Saturday, September 08, 2012

The Music Tapes’ Imaginary Voices and Circuses


The last time I saw Julian Koster, the main man behind The Music Tapes, we were sitting in a field in Cambridge, MA near Harvard with a circle of other people. He told us about how the animated feature film he planned to make with DreamWorks about a story he wrote called “Second Imaginary Symphony for Cloudmaking” got derailed. He also mentioned that the special and extremely personal tours that he does around the U.S. can take three different forms. The third form that he mentioned, he talked about wistfully, explaining in his slow, little boy voice that it was like a traveling carnival, complete with amusements and games. It sounded like something that could never happen. However, it seems that it is actually happening this fall in support of his new record, Mary’s Voice, and it’s called “The Traveling Imaginary.”
The first kind of tour he mentioned was one that he had been doing nearly every year for a while, which was Christmas caroling in people’s living rooms at the end of December. The second kind was what we were up to that night. It was called “Lullabies at Bedsides.” He had gone around a few cities in the U.S. and wanted to play people lullabies just as they were going to sleep. He didn’t even care if he played for just one sleepy spectator. However, it wasn’t just banjo and saw tunes, it was much more storytelling with talking watering cans, light up snowmen, and dangerous, blindfolded, knife throwing. The reason why we had ended up in a field was because on the second night of the lullabies, we played a game called “St. Nikoli’s Wonder Wishing Game of Candles,” a magical thing sort of like freeze tag that really defies explanation.

Photo by Nusper Kek
Julian has always brought his imaginative talents to his live shows. From everything to bizarre opening acts to film screenings to featuring contraptions he had built like “Static, The Singing Television,” and a 7-foot-tall metronome. It’s something that reflects equally well in his records. His first, 1st Imaginary Symphony for Nomad, can be a scary and fun experimental mess to get lost in, full of sailors lost at sea, aliens, and a bullet speeding toward an imaginary superhero. His second record was released nine years later, For Clouds and Tornadoes. Although it was critically lauded, the record always felt a bit overlooked and forgotten for how amazing it was. It was a really well-balanced tour of Koster’s imagination in the seat of a fluffy cloud, braving storms. It reflected his love of Christmas really well, featuring songs about reindeer, Santa, ice palaces, and old Ukranian Christmas carols (played on the singing saw, of course).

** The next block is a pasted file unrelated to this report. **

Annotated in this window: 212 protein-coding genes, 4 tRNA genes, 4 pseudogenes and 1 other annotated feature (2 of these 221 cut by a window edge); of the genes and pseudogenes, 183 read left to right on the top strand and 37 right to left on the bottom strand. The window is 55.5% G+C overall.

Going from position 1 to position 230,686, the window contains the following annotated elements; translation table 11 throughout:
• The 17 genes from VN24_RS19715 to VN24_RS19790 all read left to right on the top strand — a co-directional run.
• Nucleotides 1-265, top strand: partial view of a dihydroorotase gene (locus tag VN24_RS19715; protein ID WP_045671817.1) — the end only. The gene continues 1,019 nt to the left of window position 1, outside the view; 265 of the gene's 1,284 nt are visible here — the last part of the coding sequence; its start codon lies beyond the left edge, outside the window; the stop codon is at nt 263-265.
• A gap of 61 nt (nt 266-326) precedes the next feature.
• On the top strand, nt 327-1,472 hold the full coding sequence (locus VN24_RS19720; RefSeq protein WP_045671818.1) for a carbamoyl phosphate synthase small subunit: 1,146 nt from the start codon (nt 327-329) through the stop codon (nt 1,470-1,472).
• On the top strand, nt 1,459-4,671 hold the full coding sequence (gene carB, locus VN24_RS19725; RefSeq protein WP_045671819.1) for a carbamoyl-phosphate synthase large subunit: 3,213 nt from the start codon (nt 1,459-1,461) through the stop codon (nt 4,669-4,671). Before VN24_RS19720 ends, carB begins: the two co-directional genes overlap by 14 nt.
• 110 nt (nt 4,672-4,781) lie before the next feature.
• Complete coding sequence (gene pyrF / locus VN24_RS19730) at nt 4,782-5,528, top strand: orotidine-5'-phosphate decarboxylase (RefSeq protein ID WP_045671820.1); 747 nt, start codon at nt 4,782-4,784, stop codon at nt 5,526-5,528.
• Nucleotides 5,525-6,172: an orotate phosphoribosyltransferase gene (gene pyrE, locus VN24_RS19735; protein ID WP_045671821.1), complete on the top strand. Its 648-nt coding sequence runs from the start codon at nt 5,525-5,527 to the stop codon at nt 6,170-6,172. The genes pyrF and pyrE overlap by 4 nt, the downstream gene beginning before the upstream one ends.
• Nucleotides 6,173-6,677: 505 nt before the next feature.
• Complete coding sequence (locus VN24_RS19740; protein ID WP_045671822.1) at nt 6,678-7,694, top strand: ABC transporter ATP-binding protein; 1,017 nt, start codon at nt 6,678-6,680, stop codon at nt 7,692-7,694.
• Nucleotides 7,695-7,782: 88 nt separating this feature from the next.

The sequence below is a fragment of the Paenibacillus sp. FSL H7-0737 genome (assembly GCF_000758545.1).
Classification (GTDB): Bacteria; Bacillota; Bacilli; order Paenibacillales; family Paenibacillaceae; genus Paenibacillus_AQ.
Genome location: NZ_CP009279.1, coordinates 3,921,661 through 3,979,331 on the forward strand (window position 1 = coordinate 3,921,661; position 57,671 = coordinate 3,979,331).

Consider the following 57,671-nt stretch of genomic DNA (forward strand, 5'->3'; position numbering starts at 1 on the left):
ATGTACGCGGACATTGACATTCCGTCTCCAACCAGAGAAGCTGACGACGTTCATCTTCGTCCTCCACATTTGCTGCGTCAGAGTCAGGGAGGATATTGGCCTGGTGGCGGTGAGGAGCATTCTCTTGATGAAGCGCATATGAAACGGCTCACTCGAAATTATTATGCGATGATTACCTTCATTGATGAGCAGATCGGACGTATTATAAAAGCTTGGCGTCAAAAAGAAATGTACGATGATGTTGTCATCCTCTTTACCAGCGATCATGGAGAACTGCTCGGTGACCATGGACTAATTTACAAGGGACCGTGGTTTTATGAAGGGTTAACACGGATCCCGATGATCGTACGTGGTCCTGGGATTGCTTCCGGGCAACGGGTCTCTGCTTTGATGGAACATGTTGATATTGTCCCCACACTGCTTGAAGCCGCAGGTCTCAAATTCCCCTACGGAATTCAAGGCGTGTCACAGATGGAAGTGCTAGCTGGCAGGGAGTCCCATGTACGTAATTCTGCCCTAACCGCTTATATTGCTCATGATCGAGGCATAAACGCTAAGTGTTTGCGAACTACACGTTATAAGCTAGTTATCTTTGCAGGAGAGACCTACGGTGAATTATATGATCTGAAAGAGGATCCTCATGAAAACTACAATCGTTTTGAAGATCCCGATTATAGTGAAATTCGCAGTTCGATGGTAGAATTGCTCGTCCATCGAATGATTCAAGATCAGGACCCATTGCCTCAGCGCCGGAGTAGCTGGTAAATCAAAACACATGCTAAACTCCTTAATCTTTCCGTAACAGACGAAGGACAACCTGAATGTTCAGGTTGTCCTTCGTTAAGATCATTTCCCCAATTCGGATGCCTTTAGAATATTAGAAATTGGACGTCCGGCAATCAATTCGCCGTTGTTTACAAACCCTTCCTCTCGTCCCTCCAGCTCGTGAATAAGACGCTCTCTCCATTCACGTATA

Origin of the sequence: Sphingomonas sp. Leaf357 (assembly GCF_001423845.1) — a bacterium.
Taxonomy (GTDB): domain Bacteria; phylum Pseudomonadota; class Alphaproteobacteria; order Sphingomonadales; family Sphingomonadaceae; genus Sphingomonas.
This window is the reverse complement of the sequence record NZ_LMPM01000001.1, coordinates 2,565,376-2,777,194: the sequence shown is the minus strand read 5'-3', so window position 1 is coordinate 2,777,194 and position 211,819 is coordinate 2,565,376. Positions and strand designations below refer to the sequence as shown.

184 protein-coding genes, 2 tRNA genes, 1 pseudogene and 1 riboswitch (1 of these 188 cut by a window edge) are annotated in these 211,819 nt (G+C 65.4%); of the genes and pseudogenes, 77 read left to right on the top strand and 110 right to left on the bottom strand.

Mary’s Voice returns with part three of one of those carols on the ninth track, “Kolyada #3.” When my friends and I were sitting on my bed with our eyes closed after the lullabies, Koster told us a story similar to something someone in his family used to tell him to help him not be afraid of the dark.  It made the dark a person, your friend, someone who was as scared as you were and just wanted to spend time with you. Mary’s Voice seems like it picks up a bit of this story in songs like the opener, “The Dark Is Singing Songs (Sleepy Time Down South).” It’s an appropriate concept for the record, because it features more of Koster’s dark tunes–slow, sleepy, mournful–and has some spots that could even be considered Koster’s own brand of noise music. It even features two tracks of silence in the middle as an intermission. The funny, strangely appropriate Music Tapes style thing about it is that “Intermission, Part 1″ and “Intermission, Part 2″ are both just silence, for some magical reason that probably makes perfect sense to Koster. The record is even a bit of a pop-up-book.
In support of the record, Koster made a Kickstarter page to raise money to try and pull off “The Traveling Imaginary.” The band received an overwhelming response and raised almost three times the goal. Some of the plans of the tour include bringing an authentic circus tent made by historic tentmakers in England, playing music, games, films, and of course telling stories. In the Kickstarter video, Koster explained that he has been writing and recording songs from Mary’s Voice in a prototype circus in his house with the intention of transporting it on tour. He said that every penny above their goal would go towars bringing his newest fantastical Music Tapes imaginations to life. At time this article is post on THE BOMBER JACKET, there will still be seven days left to donate. There are a ton of goodies available for various levels of donation, drawings, songs, and even a birthday song sung to you over the phone. The craziest one by far was the elephant banjo that Koster used on the Neutral Milk Hotel album In the Aeroplane Over the Sea and up until 2009. This gift, unfortunately, has already been claimed.
The best thing about all of Koster’s and The Music Tapes’ endeavors is that they seem to be trying to bring us all back into a world that we’ve forgotten about, a world that gets lost in the day to day. As Koster says:
I love sentimental melodies that you can hum with feeling. People warn against sentimentalizing or mythologizing the past. It’s any failure to mythologize the present that I think we have to be afraid of. This is a miracle. You are a miracle. Our lives are magic, and our times all the more so. Music proves it.
It’s great to see such overwhelming support for someone who might be the most unique performer of our time.